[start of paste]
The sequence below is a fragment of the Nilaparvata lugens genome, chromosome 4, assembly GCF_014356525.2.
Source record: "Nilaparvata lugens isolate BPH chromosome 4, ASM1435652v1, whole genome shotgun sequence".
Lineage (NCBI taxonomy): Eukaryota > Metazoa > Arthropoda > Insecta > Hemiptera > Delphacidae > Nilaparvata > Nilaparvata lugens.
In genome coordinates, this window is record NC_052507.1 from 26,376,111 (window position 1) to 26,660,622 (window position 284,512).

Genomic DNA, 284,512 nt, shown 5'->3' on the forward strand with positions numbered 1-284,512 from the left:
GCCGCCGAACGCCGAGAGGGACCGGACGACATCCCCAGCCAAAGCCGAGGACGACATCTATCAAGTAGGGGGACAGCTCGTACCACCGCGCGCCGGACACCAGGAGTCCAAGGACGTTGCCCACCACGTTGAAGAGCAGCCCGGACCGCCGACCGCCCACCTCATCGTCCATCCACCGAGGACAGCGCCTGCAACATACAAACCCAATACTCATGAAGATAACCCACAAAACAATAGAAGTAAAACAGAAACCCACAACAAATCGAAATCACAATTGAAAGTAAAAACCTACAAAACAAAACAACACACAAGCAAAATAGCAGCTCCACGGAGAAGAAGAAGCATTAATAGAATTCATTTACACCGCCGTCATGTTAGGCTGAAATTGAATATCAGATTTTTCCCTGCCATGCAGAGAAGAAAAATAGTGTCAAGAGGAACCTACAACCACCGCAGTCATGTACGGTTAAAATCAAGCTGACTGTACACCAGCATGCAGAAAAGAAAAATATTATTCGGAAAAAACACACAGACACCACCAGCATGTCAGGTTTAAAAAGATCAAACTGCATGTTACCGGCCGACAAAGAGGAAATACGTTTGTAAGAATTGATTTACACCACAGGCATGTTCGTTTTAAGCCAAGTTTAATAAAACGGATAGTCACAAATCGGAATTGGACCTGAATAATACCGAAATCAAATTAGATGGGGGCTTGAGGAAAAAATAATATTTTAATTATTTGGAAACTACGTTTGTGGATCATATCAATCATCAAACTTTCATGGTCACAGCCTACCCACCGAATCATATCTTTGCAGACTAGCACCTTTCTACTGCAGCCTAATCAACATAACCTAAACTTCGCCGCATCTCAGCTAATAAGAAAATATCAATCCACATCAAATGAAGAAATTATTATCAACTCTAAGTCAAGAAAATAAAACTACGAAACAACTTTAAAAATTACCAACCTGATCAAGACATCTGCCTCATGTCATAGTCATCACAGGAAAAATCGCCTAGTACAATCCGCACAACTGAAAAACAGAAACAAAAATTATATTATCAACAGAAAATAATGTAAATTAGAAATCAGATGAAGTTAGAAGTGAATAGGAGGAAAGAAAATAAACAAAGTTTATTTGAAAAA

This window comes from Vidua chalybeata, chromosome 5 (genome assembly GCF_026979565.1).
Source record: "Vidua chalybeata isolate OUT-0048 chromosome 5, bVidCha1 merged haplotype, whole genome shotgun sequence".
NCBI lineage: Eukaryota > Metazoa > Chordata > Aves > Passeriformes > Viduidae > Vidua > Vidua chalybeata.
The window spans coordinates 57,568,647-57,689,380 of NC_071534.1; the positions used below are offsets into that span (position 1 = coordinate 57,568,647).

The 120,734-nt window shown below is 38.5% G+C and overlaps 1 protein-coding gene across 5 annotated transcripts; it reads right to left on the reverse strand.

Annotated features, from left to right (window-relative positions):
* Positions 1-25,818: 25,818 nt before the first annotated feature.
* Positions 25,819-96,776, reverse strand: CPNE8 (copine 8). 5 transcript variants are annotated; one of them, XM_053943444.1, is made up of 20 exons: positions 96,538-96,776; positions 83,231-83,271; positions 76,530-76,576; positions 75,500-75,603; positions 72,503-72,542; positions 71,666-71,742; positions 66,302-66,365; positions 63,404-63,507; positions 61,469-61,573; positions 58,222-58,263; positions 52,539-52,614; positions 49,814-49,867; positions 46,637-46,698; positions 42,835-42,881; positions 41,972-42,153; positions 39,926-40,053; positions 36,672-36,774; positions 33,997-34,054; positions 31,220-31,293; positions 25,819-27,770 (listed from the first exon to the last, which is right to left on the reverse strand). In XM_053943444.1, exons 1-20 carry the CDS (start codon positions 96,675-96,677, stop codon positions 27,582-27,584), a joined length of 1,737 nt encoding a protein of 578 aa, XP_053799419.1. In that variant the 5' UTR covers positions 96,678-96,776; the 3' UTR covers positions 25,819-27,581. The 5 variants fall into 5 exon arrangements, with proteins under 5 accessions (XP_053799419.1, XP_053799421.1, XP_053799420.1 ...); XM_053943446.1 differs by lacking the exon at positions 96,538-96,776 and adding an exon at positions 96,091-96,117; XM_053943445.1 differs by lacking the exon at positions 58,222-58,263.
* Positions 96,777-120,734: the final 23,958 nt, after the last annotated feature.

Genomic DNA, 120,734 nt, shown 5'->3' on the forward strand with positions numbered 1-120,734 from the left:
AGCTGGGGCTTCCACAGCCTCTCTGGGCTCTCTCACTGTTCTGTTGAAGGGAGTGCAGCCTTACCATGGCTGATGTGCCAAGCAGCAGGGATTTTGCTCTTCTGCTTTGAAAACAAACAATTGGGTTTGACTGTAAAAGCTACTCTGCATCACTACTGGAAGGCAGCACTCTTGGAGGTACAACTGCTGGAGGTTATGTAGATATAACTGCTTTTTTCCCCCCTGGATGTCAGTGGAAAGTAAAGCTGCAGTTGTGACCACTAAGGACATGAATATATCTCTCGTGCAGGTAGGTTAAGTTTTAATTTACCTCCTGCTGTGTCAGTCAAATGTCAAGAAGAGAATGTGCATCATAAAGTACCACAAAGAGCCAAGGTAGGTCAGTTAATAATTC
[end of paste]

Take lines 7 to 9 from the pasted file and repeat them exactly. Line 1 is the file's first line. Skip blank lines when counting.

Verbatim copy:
This window comes from Vidua chalybeata, chromosome 5 (genome assembly GCF_026979565.1).
Source record: "Vidua chalybeata isolate OUT-0048 chromosome 5, bVidCha1 merged haplotype, whole genome shotgun sequence".
NCBI lineage: Eukaryota > Metazoa > Chordata > Aves > Passeriformes > Viduidae > Vidua > Vidua chalybeata.